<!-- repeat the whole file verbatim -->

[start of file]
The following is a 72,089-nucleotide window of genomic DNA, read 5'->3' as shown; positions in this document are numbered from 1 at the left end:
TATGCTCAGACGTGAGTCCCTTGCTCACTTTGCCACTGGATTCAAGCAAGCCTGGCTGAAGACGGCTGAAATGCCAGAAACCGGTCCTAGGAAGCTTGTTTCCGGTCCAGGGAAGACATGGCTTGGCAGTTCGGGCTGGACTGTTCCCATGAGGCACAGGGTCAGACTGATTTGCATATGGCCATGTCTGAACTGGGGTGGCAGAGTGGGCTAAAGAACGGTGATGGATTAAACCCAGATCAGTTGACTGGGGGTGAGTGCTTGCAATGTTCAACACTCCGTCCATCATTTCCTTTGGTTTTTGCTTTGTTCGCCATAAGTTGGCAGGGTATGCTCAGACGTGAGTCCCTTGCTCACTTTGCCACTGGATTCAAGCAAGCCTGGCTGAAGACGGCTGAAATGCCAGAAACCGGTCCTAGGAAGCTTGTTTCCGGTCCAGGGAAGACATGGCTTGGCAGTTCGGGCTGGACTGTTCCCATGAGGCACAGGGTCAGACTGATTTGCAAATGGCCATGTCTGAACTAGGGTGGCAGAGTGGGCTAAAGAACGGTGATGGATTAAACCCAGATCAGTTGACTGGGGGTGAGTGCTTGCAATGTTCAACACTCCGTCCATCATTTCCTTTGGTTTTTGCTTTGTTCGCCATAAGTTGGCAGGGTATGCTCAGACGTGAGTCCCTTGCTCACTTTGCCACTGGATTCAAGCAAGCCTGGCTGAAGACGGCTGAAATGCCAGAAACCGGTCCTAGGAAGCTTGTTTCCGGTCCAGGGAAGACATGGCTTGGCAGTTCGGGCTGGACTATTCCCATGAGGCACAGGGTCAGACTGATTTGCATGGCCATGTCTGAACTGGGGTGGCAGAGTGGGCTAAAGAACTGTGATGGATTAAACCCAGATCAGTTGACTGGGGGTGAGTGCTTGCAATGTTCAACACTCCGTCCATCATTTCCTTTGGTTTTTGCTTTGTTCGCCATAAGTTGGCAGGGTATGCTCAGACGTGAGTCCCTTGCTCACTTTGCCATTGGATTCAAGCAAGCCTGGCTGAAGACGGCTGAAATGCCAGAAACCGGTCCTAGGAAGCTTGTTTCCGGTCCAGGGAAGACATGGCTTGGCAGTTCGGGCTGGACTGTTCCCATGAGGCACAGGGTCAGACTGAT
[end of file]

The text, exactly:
The following is a 72,089-nucleotide window of genomic DNA, read 5'->3' as shown; positions in this document are numbered from 1 at the left end:
TATGCTCAGACGTGAGTCCCTTGCTCACTTTGCCACTGGATTCAAGCAAGCCTGGCTGAAGACGGCTGAAATGCCAGAAACCGGTCCTAGGAAGCTTGTTTCCGGTCCAGGGAAGACATGGCTTGGCAGTTCGGGCTGGACTGTTCCCATGAGGCACAGGGTCAGACTGATTTGCATATGGCCATGTCTGAACTGGGGTGGCAGAGTGGGCTAAAGAACGGTGATGGATTAAACCCAGATCAGTTGACTGGGGGTGAGTGCTTGCAATGTTCAACACTCCGTCCATCATTTCCTTTGGTTTTTGCTTTGTTCGCCATAAGTTGGCAGGGTATGCTCAGACGTGAGTCCCTTGCTCACTTTGCCACTGGATTCAAGCAAGCCTGGCTGAAGACGGCTGAAATGCCAGAAACCGGTCCTAGGAAGCTTGTTTCCGGTCCAGGGAAGACATGGCTTGGCAGTTCGGGCTGGACTGTTCCCATGAGGCACAGGGTCAGACTGATTTGCAAATGGCCATGTCTGAACTAGGGTGGCAGAGTGGGCTAAAGAACGGTGATGGATTAAACCCAGATCAGTTGACTGGGGGTGAGTGCTTGCAATGTTCAACACTCCGTCCATCATTTCCTTTGGTTTTTGCTTTGTTCGCCATAAGTTGGCAGGGTATGCTCAGACGTGAGTCCCTTGCTCACTTTGCCACTGGATTCAAGCAAGCCTGGCTGAAGACGGCTGAAATGCCAGAAACCGGTCCTAGGAAGCTTGTTTCCGGTCCAGGGAAGACATGGCTTGGCAGTTCGGGCTGGACTATTCCCATGAGGCACAGGGTCAGACTGATTTGCATGGCCATGTCTGAACTGGGGTGGCAGAGTGGGCTAAAGAACTGTGATGGATTAAACCCAGATCAGTTGACTGGGGGTGAGTGCTTGCAATGTTCAACACTCCGTCCATCATTTCCTTTGGTTTTTGCTTTGTTCGCCATAAGTTGGCAGGGTATGCTCAGACGTGAGTCCCTTGCTCACTTTGCCATTGGATTCAAGCAAGCCTGGCTGAAGACGGCTGAAATGCCAGAAACCGGTCCTAGGAAGCTTGTTTCCGGTCCAGGGAAGACATGGCTTGGCAGTTCGGGCTGGACTGTTCCCATGAGGCACAGGGTCAGACTGAT